Frequently Asked Questions
Where do I start?
If you're ready to start the process of making your building(s) smoke-free, you've come to the right place. Read all about how to create a smoke-free policy, from the initial stages of assessing your particular situation and engaging your stakeholders to drafting, implementing and enforcing your policy.
How can I find out if tenants would support a smoke-free policy?
Assessing your current situation is the first step toward developing a smoke-free policy. Review the website sections: Step 1: Assessing your situation and Step 2: Engaging tenants, residents, staff and other relevant stakeholders to learn more about how to gauge support for a smoke-free policy in your building.
Does a smoke-free policy also include a ban on marijuana smoke and electronic cigarettes?
In our sample smoke-free policy for public, non-profit and seniors' housing, you'll find the following sample definition:
Sample definition: ‘Smoke’ or ‘Smoking’ means to inhale, exhale, burn, or have control over a lighted cigarette, cigar, pipe, hookah pipe, or other lighted smoking implement designed to burn tobacco or any other weed or substance for the purpose of inhaling or tasting of its emissions.
This definition would not prohibit the use of electronic cigarettes as they do not involve burning or the emission of smoke. If you want your smoke-free policy to have a different scope, you may want to have a lawyer draft a definition that will suit your needs.
Marijuana and electronic cigarettes
Exposure to marijuana smoke can be a hot-button issue in multi-unit housing.
Regardless of whether marijuana is being smoked legally or illegally, the second-hand smoke emitted is still a health hazard and consideration for other residents is still important. A medical prescription to use marijuana does not give a person the right to smoke anywhere they choose. The user must abide by the rules of a smoke-free policy. By developing a smoke-free policy that is inclusive of products like marijuana, housing providers can eliminate any confusion on this issue.
Electronic smoking devices (ESDs; e.g., e-cigarettes or vaporizers) are relatively new and unregulated products in Canada. Currently, ESDs that contain nicotine are not permitted for use or sale by Health Canada and there is limited data on the health effects of their emissions, especially in the case of second-hand exposure. What is emitted from an ESD is not smoke and is currently understood to be significantly less harmful than tobacco smoke.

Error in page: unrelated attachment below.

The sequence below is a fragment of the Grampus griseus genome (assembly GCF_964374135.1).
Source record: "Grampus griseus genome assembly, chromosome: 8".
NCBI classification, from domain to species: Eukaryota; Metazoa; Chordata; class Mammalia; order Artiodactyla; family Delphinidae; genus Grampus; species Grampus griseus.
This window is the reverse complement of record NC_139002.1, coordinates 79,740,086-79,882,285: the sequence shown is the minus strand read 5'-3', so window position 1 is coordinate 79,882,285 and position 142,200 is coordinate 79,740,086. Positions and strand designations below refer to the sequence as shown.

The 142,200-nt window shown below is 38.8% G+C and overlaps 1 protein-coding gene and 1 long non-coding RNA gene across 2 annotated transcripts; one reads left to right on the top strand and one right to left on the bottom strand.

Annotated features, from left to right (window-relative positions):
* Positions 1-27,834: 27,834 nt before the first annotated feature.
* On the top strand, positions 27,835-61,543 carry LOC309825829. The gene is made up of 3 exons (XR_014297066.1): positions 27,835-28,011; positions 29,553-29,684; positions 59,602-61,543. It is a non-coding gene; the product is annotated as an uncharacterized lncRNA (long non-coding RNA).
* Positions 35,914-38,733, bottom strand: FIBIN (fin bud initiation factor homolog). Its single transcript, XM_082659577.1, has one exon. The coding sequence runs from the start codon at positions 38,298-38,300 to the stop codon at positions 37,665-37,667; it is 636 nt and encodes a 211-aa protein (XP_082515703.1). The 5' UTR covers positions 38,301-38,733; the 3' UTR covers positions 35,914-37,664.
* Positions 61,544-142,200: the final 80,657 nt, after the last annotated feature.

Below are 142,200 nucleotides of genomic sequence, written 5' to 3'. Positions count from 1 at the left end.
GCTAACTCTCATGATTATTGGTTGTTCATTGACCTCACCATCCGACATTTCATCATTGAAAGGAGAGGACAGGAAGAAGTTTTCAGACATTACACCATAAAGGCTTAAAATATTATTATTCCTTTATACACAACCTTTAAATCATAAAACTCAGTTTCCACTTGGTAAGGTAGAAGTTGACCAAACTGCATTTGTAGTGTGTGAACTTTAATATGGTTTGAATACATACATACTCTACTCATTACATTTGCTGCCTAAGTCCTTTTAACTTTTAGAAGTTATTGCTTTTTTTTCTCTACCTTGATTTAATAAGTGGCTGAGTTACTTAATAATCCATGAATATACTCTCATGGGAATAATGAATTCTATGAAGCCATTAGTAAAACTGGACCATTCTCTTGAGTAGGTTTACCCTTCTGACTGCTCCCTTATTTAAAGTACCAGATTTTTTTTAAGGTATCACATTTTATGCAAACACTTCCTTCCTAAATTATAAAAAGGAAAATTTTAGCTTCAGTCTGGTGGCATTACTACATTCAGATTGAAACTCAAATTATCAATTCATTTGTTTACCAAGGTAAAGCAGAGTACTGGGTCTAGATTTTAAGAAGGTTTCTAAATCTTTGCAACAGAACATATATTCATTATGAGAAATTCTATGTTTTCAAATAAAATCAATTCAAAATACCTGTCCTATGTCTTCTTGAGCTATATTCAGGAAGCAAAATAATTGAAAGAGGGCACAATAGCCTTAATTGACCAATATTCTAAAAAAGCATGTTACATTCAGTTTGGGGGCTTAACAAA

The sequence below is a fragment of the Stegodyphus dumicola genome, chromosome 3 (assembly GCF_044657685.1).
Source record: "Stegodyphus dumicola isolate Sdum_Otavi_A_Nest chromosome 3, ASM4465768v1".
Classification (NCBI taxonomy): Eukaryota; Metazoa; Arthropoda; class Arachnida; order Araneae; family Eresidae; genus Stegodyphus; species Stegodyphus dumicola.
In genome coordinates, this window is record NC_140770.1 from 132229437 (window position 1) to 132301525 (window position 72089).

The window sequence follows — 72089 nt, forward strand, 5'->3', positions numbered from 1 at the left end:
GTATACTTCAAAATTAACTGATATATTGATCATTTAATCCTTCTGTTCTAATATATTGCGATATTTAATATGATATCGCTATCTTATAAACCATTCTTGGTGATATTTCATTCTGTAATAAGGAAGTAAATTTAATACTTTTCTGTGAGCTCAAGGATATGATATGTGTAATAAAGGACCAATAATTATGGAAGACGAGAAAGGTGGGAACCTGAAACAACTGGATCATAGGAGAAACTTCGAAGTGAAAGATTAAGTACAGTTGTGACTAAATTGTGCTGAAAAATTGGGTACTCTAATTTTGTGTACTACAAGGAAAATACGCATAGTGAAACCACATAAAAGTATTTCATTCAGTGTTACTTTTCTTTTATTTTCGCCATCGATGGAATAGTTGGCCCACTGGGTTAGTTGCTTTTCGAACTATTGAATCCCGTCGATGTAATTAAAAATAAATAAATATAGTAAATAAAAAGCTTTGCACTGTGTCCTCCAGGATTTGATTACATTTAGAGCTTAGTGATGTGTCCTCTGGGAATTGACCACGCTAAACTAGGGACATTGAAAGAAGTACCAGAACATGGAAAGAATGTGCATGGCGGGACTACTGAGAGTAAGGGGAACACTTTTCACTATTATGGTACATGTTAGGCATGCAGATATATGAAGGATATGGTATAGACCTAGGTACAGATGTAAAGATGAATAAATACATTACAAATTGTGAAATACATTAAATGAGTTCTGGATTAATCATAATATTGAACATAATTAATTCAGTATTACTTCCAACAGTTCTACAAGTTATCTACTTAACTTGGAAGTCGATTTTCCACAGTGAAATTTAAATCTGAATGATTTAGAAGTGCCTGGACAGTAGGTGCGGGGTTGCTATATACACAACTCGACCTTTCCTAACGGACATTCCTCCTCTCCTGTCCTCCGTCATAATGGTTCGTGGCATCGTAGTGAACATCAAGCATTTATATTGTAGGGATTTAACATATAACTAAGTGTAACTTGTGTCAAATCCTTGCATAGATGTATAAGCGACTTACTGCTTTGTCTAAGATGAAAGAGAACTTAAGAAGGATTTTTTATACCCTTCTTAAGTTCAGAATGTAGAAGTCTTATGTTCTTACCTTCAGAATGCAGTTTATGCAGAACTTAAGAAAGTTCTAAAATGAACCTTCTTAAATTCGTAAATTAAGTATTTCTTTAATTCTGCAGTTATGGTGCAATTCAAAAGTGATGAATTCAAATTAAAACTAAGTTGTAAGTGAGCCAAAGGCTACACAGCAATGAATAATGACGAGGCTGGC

If you want to ban the use of ESDs on your property, you should consult with a lawyer to draft an effective policy and definition. Some ESDs may gain approval by Health Canada as regulated smoking-cessation devices in the future. Consider exempting any products that are government approved and regulated for use as cessation tools.
For more information on electronic smoking devices, please contact the Canadian Cancer Society or another health authority.
Does a smoke-free policy prohibit the ceremonial use of tobacco by indigenous peoples or other religious groups?
The ceremonial use of tobacco is not exempt from smoke-free policies in multi-unit housing unless explicitly stated. However, under human rights legislation all Albertans are under a duty to accommodate the religious beliefs and practices of others. The duty to accommodate goes both ways, as such any resident(s) using tobacco for ceremonial purposes should ensure they are not causing other residents undo harm.
Indigenous people have been using traditional or sacred tobacco for thousands of years. Traditional or sacred tobacco differs from commercial tobacco in that it is used in a variety of ways including ceremonial or sacred rituals for healing and purifying and in social customs where it is given or exchanged as a sign of respect. Traditional or sacred tobacco is grown and dried without additives. For more information on traditional tobacco please visit tobaccowise.com.
Tips for supporting the ceremonial use of tobacco include:
- Engaging the resident(s) to understand their ceremonial use of tobacco.
- Learning the duration and frequency of intended ceremonial tobacco use.
- Finding ways to accommodate ceremonial tobacco use that does not expose other residents to secondhand smoke exposure. For example, if possible recommend outdoor use and remove any barriers that might inhibit the ceremony from taking place outdoors.
- If the ceremonial use of tobacco is to be used indoors, establish a communication system to inform other residents about the ceremonial use of tobacco in order to avoid complaints and bridge any religious or cultural misunderstandings.
For more information on human rights legislation and the duty to accommodate, please see our full professional legal opinion.
Where can I find more information about smoke-free housing?
This website is full of information about smoke-free policies, including the benefits of a smoke-free environment and how to go about creating a policy for your building. There are also many tools and resources to help you throughout the process.